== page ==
As a side note, she and her husband and their children are the only ones in my family who have made my husband feel loved and respected by my family. The rest either never took the time to get to know him, or judged him (and me) based on his career choice. Not cool. Most of my marriage I’ve felt embarrassed by some of the bad behavior my husband has seen from my family. But I rub the awesomeness of my sister and her fam in his face! And he’s all, “I get it! They’re awesome!! Stop it now!” And I’m like, daaaaaamn straight.  Matilda is an exceptional person, and the fact that I get to be her sister makes me so happy.

Why all the sappy outpouring? Because, I think it’s important to let people know what they mean to you. And because the fact that we’re sisters can mean that we’re expected to be close or have a decent relationship. But I know that my sister means so much to me because of the person she is, not because we have the same parents.  I’m sure this isn’t interesting to anyone who doesn’t know us, but I don’t give a damn, this is for my sister! I’m so proud of you, Matilda, and I’m really happy and grateful that you are my sister. Thanks for everything you do and all you put up with. Can’t wait to see you live and in person again.  I love you!

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The Stan and Mitch Larsen Guide to Parenting

Well, it seems we have found ourselves sucked into yet another melodramatic television series. This time, it’s AMC’s “The Killing”. This show brings a brooding and morose feel to Sunday night television, in case you were feeling too happy or optimistic. The story revolves around the murder of a teenage girl in Seattle and the subsequent manhunt.  It is modern era Noir, and includes an ensemble of dead beats, likeable drug addicts,  absentee parents… and that’s just the cops!

I don’t know. I smell Herring. Red ones.

The Killing could be your guide to inept police investigations, corrupt politics, obsessive determination, or keeping your hair looking decent in near constant rain. But I prefer to take it as the perfect guide how NOT to be a parent, by observing the actions of Stan and Mitch Larsen. The Larsens are the unfortunate parents of Rosie Larsen, the girl who is tragically murdered and dumped in a pond. I cannot begin to imagine what the pain and grief would be like to lose a child, so to even think I can criticize their actions following the death of their child is absurdly presumptuous.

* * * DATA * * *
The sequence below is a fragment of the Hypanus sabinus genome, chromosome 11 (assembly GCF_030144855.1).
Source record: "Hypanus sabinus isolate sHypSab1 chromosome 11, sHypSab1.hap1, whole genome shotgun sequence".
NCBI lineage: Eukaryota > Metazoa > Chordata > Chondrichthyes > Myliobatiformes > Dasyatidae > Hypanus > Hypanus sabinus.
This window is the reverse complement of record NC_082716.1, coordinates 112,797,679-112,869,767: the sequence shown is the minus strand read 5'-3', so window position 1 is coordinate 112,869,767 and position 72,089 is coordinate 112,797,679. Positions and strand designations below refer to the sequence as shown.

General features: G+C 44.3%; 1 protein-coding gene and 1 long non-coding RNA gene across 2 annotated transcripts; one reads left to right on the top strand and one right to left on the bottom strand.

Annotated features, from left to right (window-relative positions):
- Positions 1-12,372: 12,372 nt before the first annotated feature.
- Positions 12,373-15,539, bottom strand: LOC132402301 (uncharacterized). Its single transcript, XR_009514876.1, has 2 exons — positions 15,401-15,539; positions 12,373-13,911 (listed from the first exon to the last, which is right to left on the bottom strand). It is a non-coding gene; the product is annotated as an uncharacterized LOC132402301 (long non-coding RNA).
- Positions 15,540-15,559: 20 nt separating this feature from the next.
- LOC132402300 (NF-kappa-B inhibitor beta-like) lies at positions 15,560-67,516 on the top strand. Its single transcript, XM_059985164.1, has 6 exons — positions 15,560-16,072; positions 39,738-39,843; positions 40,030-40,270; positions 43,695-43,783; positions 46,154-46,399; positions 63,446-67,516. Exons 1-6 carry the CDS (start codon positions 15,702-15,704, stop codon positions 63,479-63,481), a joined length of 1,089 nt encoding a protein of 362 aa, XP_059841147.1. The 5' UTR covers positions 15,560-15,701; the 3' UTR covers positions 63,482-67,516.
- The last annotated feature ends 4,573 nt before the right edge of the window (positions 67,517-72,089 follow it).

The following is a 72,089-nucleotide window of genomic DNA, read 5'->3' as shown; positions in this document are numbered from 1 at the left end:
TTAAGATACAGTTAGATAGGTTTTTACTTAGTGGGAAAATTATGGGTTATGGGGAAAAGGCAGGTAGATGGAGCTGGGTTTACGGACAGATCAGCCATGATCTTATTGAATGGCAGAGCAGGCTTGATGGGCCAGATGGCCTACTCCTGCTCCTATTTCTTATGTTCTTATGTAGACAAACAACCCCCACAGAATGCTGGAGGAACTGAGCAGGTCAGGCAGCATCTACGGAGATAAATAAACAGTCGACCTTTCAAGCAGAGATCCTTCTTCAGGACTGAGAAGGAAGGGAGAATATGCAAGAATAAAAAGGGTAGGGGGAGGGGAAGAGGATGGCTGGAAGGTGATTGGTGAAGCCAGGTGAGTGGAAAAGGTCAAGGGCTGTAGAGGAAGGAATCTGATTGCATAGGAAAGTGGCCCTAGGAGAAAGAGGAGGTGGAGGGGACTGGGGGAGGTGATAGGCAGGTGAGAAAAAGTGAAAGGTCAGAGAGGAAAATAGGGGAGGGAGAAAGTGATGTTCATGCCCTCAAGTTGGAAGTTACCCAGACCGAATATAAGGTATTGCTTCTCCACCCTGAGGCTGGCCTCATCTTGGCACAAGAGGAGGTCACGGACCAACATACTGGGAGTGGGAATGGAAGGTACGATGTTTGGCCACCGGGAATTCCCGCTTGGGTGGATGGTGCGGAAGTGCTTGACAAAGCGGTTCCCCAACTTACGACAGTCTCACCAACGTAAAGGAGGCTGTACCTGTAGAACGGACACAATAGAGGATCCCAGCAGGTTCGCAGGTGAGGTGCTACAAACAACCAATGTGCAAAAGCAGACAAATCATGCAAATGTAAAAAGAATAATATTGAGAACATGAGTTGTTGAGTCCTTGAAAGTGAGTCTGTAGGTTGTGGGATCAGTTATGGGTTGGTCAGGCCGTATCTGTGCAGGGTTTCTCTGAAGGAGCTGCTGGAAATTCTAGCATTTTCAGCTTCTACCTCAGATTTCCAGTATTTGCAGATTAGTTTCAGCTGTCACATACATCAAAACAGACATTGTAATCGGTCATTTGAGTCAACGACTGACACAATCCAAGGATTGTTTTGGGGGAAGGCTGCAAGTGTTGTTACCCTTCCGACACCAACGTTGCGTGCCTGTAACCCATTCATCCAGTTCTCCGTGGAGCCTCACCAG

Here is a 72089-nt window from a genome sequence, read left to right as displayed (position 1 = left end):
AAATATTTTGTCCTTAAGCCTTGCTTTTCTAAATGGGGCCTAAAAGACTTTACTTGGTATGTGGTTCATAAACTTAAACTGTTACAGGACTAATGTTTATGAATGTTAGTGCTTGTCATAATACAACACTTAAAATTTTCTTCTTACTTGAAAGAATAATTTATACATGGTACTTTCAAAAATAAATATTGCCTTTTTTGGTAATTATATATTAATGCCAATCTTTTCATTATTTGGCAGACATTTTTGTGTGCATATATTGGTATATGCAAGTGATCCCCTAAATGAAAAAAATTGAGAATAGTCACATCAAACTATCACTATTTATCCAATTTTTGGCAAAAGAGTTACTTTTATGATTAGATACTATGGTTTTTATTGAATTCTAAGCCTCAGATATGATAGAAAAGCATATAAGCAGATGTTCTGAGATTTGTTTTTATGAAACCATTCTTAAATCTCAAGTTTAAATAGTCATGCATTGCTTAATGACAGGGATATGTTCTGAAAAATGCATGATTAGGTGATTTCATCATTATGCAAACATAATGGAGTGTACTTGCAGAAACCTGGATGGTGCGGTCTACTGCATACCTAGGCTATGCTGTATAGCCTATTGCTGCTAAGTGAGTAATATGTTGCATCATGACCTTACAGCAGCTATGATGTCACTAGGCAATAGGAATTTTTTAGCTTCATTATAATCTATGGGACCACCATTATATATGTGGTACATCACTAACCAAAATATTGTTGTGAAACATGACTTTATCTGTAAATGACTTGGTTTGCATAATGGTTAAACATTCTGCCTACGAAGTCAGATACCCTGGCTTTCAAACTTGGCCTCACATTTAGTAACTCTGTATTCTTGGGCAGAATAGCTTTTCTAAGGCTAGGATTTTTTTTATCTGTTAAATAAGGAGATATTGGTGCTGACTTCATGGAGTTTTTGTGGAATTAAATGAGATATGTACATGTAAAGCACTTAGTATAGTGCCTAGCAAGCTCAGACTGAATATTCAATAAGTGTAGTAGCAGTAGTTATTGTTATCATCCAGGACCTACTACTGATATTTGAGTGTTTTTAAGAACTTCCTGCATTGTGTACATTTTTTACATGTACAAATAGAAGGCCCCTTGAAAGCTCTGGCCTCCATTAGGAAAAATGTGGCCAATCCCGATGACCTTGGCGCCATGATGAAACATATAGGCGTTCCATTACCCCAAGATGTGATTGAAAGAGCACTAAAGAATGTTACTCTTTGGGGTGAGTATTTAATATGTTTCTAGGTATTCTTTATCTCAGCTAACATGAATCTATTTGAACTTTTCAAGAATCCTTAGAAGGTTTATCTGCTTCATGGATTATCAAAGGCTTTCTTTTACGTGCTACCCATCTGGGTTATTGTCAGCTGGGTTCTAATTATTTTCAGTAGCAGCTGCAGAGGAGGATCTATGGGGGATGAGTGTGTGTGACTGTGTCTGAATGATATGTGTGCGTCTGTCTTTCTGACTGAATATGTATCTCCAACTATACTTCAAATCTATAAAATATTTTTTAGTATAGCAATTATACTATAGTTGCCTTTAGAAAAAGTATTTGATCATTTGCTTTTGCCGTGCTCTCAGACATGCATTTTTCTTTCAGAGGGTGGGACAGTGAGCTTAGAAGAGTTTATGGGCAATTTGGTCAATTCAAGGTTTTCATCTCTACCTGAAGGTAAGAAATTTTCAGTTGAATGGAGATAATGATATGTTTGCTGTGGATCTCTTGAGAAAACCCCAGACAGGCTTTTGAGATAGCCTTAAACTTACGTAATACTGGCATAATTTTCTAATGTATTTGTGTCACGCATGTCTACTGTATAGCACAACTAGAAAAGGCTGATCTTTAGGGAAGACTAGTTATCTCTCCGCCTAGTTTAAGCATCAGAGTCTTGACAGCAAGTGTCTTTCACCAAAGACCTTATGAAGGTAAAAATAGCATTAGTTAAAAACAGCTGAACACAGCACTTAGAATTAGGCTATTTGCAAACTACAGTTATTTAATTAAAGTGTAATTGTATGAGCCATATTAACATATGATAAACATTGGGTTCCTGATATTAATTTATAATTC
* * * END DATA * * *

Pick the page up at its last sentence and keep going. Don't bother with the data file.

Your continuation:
And yet, I persist. Why? Because these two people seem to be devising the perfect road map for how not to react to tragedy. After all, they have two remaining children, though you could easily forget that fact – the Larsens seemed to have. Warning- If you are not caught up on the series, but are interested in watching it, there are some spoilers in this.

Mitch Larsen. Mother of the year.

So without further ado,

How Not to be a Parent, According to Stan and Mitch Larsen:

1. Focus on yourself as the only real victim when tragedy strikes.

It is awful that Rosie Larsen is murdered… for her entire family. Mitch seems to think this horrible event only really effects her, as she never seems to acknowledge the grief of others. Her two young boys have lost a sister, but she takes no pains to try and comfort them or be there for them. Everyone around her just makes it worse. Don’t they understand the pain she’s feeling?! Yes, Mitch. They really do.

2. When you do finally spend time with your children, neglect them, scare them, and nearly kill them.

Let’s go for a drive! Here, in the garage! Only, I’m going to get out of the car and leave you kids here. Be good! Deep breaths!

Come on, Mitch! I know you’re upset. I know you don’t really have a handle on things. But at some point zoning out while your kids are sucking carbon monoxide in the four runner should be a heads up that maybe you should seek some help. Her reaction upon learning of this misstep could be summed up as: “Oops”.

3. Abandon Your Children When They Need You Most.

Clearly, Mitch is a danger to her children. Well, it’s the children’s fault! Everything hurts her! Instead of seeking grief counseling, going to her family for support, or doing anything that demonstrates she has genuine concern for the rest of the Larsens, Mitch takes off, citing the fact that their very presence in her eyes brings her pain. Love you, too, Mom!

Stan Larsen. Bad ass father. By that, I just mean bad.

4. Make Sure Justice is Done by Attacking Anyone Who is a Suspect.